Cancers in different parts of the body use unique strategies to avoid attack by the immune system, according to a new study from the Cancer Grand Challenges SPECIFICANCER team and collaborators. The findings also identify a role for tumour suppressor genes in immune evasion, providing a new way to think about the role of tissue specificity in cancer.
Why do cancer drivers only trigger cancer in specific tissue types, despite being broadly expressed throughout the body?
Taking on this challenge of cancer tissue specificity is the SPECIFICANCER team, guided by the philosophy that a tissue’s pre-existing characteristics dictate whether a mutated gene can drive cancer development.
New findings from the team add a new layer for consideration: the immune system. Published in Science, the study indicates that cancers in different tissue types develop unique genetic mechanisms to avoid discovery and destruction by the immune system.
The findings could explain why some cancer types respond to current immunotherapies while others don’t, laying the foundation for researchers to develop new, tissue-specific cancer immunotherapies that disable a broader range of immune evasion pathways.
“In order to really understand how to treat cancers, you need to understand how they’re escaping the immune system,” says Steve Elledge, SPECIFICANCER team lead, based at Harvard Medical School and Brigham and Women’s Hospital.
“Right now, we think there’s a mismatch between the tools we have to encourage the immune system to attack, and the different mechanisms cancers use to evade those attacks,” he adds.
Charting new ways tumours avoid attack
Early in tumour development, the immune system often treats cancer cells like pathogens, unleashing a response to eliminate them. But throughout tumour evolution, the cancer cells develop new ways to overcome this attack, including masquerading as healthy cells, dampening the immune response or shutting immune cells out from the tumour microenvironment (we recently wrote about this strategy here).
Using the gene-editing tool CRISPR, the team systematically eliminated about 7,500 individual genes in a line of mouse cancer cells. Mutated cells were placed back into mice with either faulty (severe combined immunodeficient mice; SCID) or intact immune systems, to identify genes that prevent tumour cells from skirting immune system attacks.
"Our search left us with a huge list of genes that, when mutated, play a role in helping cancer cells hide from the immune system,” says Tim Martin, lead author of the study and SPECIFICANCER postdoctoral research at Brigham and Women’s Hospital.
“The surprising thing was that a huge number of the genes on the list were tumour suppressors.” he adds. These genes code for the proteins that normally restrict tumour growth – but, when faulty, allow tumours to escape the constraints of their local controlled environments.
While some tumour suppressors, like p53, are prevalent across the body, many are tissue specific. On the team’s list, for example, nearly 100 tumour suppressor genes helped breast cancer cells hide from the immune system. But when performing the same experiment in mouse colon cancer cells, only a handful of the breast cancer genes overlapped.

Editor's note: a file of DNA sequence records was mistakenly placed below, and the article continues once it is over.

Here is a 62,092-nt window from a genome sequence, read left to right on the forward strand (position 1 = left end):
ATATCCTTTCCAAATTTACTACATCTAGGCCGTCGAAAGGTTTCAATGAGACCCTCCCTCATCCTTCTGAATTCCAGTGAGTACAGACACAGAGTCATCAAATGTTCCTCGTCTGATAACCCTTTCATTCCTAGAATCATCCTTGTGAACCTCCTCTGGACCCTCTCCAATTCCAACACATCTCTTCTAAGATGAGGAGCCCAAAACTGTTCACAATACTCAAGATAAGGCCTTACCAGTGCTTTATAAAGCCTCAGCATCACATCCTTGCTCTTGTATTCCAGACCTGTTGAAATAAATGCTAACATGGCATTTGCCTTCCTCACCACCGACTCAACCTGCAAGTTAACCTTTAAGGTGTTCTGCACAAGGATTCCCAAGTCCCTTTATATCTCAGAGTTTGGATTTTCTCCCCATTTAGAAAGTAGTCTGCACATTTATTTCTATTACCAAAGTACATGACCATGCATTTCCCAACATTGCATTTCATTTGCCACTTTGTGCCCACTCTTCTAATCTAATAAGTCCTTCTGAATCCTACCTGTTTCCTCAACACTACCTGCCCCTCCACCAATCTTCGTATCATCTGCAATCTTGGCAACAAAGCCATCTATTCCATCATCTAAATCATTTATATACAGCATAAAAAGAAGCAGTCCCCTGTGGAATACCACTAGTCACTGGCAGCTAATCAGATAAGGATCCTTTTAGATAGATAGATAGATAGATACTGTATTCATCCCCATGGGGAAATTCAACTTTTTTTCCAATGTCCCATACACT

“As our study went on, it began to look like there were many more options than we thought for cancer cells to escape the immune system,” Tim adds.
Surprising findings lead to new thinking about immune evasion
Most immunotherapies, which take aim at specific immune evasion strategies or boost the power of the immune system, have been effective only against some forms of cancer – and, even then, only in a small proportion of patients.
“We suspect the pathways targeted by existing drugs represent only a fraction of the strategies cancer cells use to evade the immune system,” says Steve. “But although the genes we’ve identified have little overlap between tissue types, we think they employ a finite number of strategies.”
“By learning these strategies, we could develop whole new therapeutic approaches to prevent cancer cells from circumventing immune attack,” he adds.
The team’s work will enable others to study these genes one at a time and discover what they change about a tumour that allows it to escape.
“Actually, initially we had hoped to find genes that when deleted would make the immune system more successful at eliminating the tumour cells. Instead we ended up finding just the opposite,” laughs Steve. “But there was a gem hiding in what we initially thought was a failed experiment, giving us a whole new avenue to explore. That’s where a lot of good science can happen.
“We thought our investigations might reveal one or two genes for further exploration,” he says. “Instead, we’ve unearthed a new principle and a new way to think about cancer and tissue specificity, which could ultimately lead to more effective cancer treatments.”
Adapted from a Harvard Medical School release by Christy Brownlee.
SPECIFICANCER is generously supported by The Mark Foundation for Cancer Research. In addition, this work was supported by the Ludwig Institute at Harvard and the National Cancer Institute at the National Institutes of Health. Steve Elledge is a Howard Hughes Medical Institute Investigator.
Image: Oral squamous cancer cell (white) being attacked by cytotoxic T cells (red)
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